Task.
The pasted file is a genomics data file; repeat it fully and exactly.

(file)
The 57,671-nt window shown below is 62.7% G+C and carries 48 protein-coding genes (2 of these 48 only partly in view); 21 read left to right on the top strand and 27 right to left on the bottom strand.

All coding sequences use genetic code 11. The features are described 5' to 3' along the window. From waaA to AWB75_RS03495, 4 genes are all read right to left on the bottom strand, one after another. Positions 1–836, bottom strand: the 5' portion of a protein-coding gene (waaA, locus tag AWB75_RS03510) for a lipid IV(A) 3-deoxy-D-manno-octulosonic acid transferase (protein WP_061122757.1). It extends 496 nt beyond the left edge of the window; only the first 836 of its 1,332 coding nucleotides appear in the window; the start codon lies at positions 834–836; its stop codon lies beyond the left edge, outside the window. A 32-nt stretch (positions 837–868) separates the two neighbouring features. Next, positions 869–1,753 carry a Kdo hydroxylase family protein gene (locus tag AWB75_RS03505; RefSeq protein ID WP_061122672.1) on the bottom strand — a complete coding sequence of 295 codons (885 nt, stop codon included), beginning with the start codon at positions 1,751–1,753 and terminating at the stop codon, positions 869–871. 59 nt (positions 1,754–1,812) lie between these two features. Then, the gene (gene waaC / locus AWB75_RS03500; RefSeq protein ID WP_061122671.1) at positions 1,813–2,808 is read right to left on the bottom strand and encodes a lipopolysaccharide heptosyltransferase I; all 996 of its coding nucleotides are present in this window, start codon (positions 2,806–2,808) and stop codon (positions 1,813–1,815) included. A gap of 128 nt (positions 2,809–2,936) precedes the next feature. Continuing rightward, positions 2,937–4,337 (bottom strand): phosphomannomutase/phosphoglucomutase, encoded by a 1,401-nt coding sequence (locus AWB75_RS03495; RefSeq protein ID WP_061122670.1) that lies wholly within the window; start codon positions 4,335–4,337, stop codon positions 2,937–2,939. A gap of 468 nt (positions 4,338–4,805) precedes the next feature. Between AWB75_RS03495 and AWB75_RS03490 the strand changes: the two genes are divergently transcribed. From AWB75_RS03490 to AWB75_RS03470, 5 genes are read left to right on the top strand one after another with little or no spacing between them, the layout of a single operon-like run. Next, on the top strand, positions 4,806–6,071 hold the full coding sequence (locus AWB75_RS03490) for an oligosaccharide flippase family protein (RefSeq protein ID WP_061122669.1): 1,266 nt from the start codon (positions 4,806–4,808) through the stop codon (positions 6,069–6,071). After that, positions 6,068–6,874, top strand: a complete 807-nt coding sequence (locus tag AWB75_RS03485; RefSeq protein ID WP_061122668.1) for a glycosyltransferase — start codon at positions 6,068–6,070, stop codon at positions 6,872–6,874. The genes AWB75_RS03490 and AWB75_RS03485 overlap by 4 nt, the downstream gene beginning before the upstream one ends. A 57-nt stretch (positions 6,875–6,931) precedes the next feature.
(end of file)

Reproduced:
The 57,671-nt window shown below is 62.7% G+C and carries 48 protein-coding genes (2 of these 48 only partly in view); 21 read left to right on the top strand and 27 right to left on the bottom strand.

All coding sequences use genetic code 11. The features are described 5' to 3' along the window. From waaA to AWB75_RS03495, 4 genes are all read right to left on the bottom strand, one after another. Positions 1–836, bottom strand: the 5' portion of a protein-coding gene (waaA, locus tag AWB75_RS03510) for a lipid IV(A) 3-deoxy-D-manno-octulosonic acid transferase (protein WP_061122757.1). It extends 496 nt beyond the left edge of the window; only the first 836 of its 1,332 coding nucleotides appear in the window; the start codon lies at positions 834–836; its stop codon lies beyond the left edge, outside the window. A 32-nt stretch (positions 837–868) separates the two neighbouring features. Next, positions 869–1,753 carry a Kdo hydroxylase family protein gene (locus tag AWB75_RS03505; RefSeq protein ID WP_061122672.1) on the bottom strand — a complete coding sequence of 295 codons (885 nt, stop codon included), beginning with the start codon at positions 1,751–1,753 and terminating at the stop codon, positions 869–871. 59 nt (positions 1,754–1,812) lie between these two features. Then, the gene (gene waaC / locus AWB75_RS03500; RefSeq protein ID WP_061122671.1) at positions 1,813–2,808 is read right to left on the bottom strand and encodes a lipopolysaccharide heptosyltransferase I; all 996 of its coding nucleotides are present in this window, start codon (positions 2,806–2,808) and stop codon (positions 1,813–1,815) included. A gap of 128 nt (positions 2,809–2,936) precedes the next feature. Continuing rightward, positions 2,937–4,337 (bottom strand): phosphomannomutase/phosphoglucomutase, encoded by a 1,401-nt coding sequence (locus AWB75_RS03495; RefSeq protein ID WP_061122670.1) that lies wholly within the window; start codon positions 4,335–4,337, stop codon positions 2,937–2,939. A gap of 468 nt (positions 4,338–4,805) precedes the next feature. Between AWB75_RS03495 and AWB75_RS03490 the strand changes: the two genes are divergently transcribed. From AWB75_RS03490 to AWB75_RS03470, 5 genes are read left to right on the top strand one after another with little or no spacing between them, the layout of a single operon-like run. Next, on the top strand, positions 4,806–6,071 hold the full coding sequence (locus AWB75_RS03490) for an oligosaccharide flippase family protein (RefSeq protein ID WP_061122669.1): 1,266 nt from the start codon (positions 4,806–4,808) through the stop codon (positions 6,069–6,071). After that, positions 6,068–6,874, top strand: a complete 807-nt coding sequence (locus tag AWB75_RS03485; RefSeq protein ID WP_061122668.1) for a glycosyltransferase — start codon at positions 6,068–6,070, stop codon at positions 6,872–6,874. The genes AWB75_RS03490 and AWB75_RS03485 overlap by 4 nt, the downstream gene beginning before the upstream one ends. A 57-nt stretch (positions 6,875–6,931) precedes the next feature.